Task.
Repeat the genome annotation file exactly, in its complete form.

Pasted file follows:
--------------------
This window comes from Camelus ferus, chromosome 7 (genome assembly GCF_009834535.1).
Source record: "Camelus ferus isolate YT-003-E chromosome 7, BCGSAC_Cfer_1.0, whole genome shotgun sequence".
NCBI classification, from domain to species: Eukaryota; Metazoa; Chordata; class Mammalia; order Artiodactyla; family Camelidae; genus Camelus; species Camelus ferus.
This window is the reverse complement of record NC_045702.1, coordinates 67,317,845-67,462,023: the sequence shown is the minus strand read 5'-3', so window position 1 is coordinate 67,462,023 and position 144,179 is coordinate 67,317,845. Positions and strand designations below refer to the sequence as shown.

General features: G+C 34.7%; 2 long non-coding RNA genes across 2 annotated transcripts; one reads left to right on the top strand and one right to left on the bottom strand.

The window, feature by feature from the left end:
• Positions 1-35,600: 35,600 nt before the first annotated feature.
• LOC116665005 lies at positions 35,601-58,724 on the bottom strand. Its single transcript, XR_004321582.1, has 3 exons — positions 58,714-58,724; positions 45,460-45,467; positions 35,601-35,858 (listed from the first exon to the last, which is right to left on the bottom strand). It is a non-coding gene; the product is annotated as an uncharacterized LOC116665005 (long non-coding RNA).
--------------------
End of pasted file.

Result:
This window comes from Camelus ferus, chromosome 7 (genome assembly GCF_009834535.1).
Source record: "Camelus ferus isolate YT-003-E chromosome 7, BCGSAC_Cfer_1.0, whole genome shotgun sequence".
NCBI classification, from domain to species: Eukaryota; Metazoa; Chordata; class Mammalia; order Artiodactyla; family Camelidae; genus Camelus; species Camelus ferus.
This window is the reverse complement of record NC_045702.1, coordinates 67,317,845-67,462,023: the sequence shown is the minus strand read 5'-3', so window position 1 is coordinate 67,462,023 and position 144,179 is coordinate 67,317,845. Positions and strand designations below refer to the sequence as shown.

General features: G+C 34.7%; 2 long non-coding RNA genes across 2 annotated transcripts; one reads left to right on the top strand and one right to left on the bottom strand.

The window, feature by feature from the left end:
• Positions 1-35,600: 35,600 nt before the first annotated feature.
• LOC116665005 lies at positions 35,601-58,724 on the bottom strand. Its single transcript, XR_004321582.1, has 3 exons — positions 58,714-58,724; positions 45,460-45,467; positions 35,601-35,858 (listed from the first exon to the last, which is right to left on the bottom strand). It is a non-coding gene; the product is annotated as an uncharacterized LOC116665005 (long non-coding RNA).